TechNorth: Great, But Let's Get a Few Things Straight

I have concerns that the Government aren't seeing the whole Northern picture and do not fully appreciate the scale and scope of what is already happening here.

So, the recent release of Tech City's 'Tech Nation' report has thrown the nation into a bit of a debate - especially those with a keen interest in the sector. Being smack bang in the middle of Manchester's digital community, it's something I've been following closely.

Now here's the part that really grasped my interest. Alongside the report, it was announced that Manchester's Northern Quarter will be the home of regional hub TechNorth - the project which will apparently co-ordinate the existing digital technology expertise of Northern tech clusters. TechNorth claims it will create new jobs; develop and nurture talent; and lead to the North's digital businesses providing a more apparent contribution to the UK's wider economy.

I do think all the positivity and debate drummed up around the whole initiative is great and any additional focus and support given towards this is fantastic. I do, however, have concerns that the Government aren't seeing the whole Northern picture and do not fully appreciate the scale and scope of what is already happening here. For instance, the Tech Nation report really downplays the strengths of the Greater Manchester tech cluster.

And here's where I think the brunt of this issue lies: decisions are ultimately coming from the top - and enforcing a top down structure is the worst thing we could do. Those making judgements on the current state of the industry aren't entrenched in the everyday happenings of the sector, and aren't aware of what's going on beneath the surface. The only way this initiative will be a success will be if it works seamlessly with the business associations already established across the North. TechNorth's goals need to be transparent and it must ensure accountability to our existing digital community.

Another gripe for me is that it looks like TechNorth will be reporting into Tech City UK in London. While I have no doubts that links with the capital will prove beneficial - they already do - we don't want to create a situation where decisions which will set the direction of how the North's digital and tech sectors will develop are ultimately being overseen by bodies in London. If power is going to be devolved to the regions, it needs to be done properly. Almost three quarters of the UK's 470,000 digital technology businesses are based outside London, so it seems silly for decisions to be coming from the capital. I'm sure others would agree?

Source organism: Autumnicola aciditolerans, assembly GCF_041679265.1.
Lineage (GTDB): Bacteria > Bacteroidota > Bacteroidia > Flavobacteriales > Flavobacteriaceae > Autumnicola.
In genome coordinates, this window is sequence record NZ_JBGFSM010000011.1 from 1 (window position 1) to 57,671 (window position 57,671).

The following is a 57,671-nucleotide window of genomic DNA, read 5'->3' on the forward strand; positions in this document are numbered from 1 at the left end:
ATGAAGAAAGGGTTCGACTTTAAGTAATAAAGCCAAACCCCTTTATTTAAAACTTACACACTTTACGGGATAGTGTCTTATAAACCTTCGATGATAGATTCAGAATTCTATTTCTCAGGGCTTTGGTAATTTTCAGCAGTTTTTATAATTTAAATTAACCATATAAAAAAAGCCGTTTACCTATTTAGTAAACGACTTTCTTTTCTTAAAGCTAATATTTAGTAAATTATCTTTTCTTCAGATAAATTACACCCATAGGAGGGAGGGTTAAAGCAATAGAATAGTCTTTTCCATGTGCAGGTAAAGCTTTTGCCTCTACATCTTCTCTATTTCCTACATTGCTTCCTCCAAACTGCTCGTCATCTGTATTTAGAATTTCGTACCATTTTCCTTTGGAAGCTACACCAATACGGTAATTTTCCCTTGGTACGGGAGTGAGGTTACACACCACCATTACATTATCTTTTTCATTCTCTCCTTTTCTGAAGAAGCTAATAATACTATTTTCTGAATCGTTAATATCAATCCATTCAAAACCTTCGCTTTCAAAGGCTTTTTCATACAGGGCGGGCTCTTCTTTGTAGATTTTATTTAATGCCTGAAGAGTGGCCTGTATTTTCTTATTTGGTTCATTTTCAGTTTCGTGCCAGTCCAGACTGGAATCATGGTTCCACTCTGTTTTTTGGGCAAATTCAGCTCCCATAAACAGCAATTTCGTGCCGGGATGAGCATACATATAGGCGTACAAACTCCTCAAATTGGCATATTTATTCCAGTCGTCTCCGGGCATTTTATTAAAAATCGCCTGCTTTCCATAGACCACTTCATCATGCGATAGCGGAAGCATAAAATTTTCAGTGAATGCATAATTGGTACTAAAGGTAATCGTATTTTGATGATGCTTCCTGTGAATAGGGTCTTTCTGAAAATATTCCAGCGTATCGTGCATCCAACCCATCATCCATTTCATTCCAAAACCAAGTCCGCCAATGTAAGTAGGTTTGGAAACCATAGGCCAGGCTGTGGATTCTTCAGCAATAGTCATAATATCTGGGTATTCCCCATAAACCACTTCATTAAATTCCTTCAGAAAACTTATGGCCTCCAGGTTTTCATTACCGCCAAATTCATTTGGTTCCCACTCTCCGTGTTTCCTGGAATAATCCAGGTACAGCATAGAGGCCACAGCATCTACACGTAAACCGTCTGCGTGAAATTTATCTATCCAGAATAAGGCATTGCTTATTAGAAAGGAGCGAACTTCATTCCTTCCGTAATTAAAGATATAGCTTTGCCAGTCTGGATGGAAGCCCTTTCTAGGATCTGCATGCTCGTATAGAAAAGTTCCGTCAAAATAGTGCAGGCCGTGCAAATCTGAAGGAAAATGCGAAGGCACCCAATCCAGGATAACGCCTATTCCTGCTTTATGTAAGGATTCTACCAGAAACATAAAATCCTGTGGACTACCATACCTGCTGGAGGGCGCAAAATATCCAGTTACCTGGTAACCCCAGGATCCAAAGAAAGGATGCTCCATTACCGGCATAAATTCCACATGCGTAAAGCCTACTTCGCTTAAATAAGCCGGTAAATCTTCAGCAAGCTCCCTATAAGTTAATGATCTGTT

Decision makers need to fully understand the issues faced by the North's digital sector and realise that each cluster is at a different stage of development and has individual strengths and weaknesses. Unless we recognise what makes each city a unique and valuable contributor there is a risk of homogenising the Northern tech industry. We must have separate strategies in place which focus on harnessing the skills and capabilities of each city.

I don't want this post to sound like a rant. I'd rather call it a passionate assessment of the situation. I do think it's a great move, just not as well thought out as it could have been. Of course, increased collaboration across can only be a positive thing. I want to make this work as much as anyone else - and probably more than many in fact. So here's what I think is needed in order to facilitate success. TechNorth must:

a)Engage more effectively with the North's digital community and work with existing infrastructure: When resource is sparse, it makes no sense to waste it, so we should be using the delivery mechanisms already in place and making the most of the work we're already doing across multiple cities.

b)Gain trust amongst the rest of the sector: Be transparent about TechNorth's progress and ensure accountability to existing industry. The sector should be given honest, regular updates and be able to give feedback.

c)Look at the wider picture: Upgrading current transport links and technical infrastructure will be key elements of the initiative's success.

By considering these suggestions, I have no doubt that the TechNorth initiative could be a roaring success and I'm hugely excited at the prospect of our already buzzing tech sector becoming even more dynamic.

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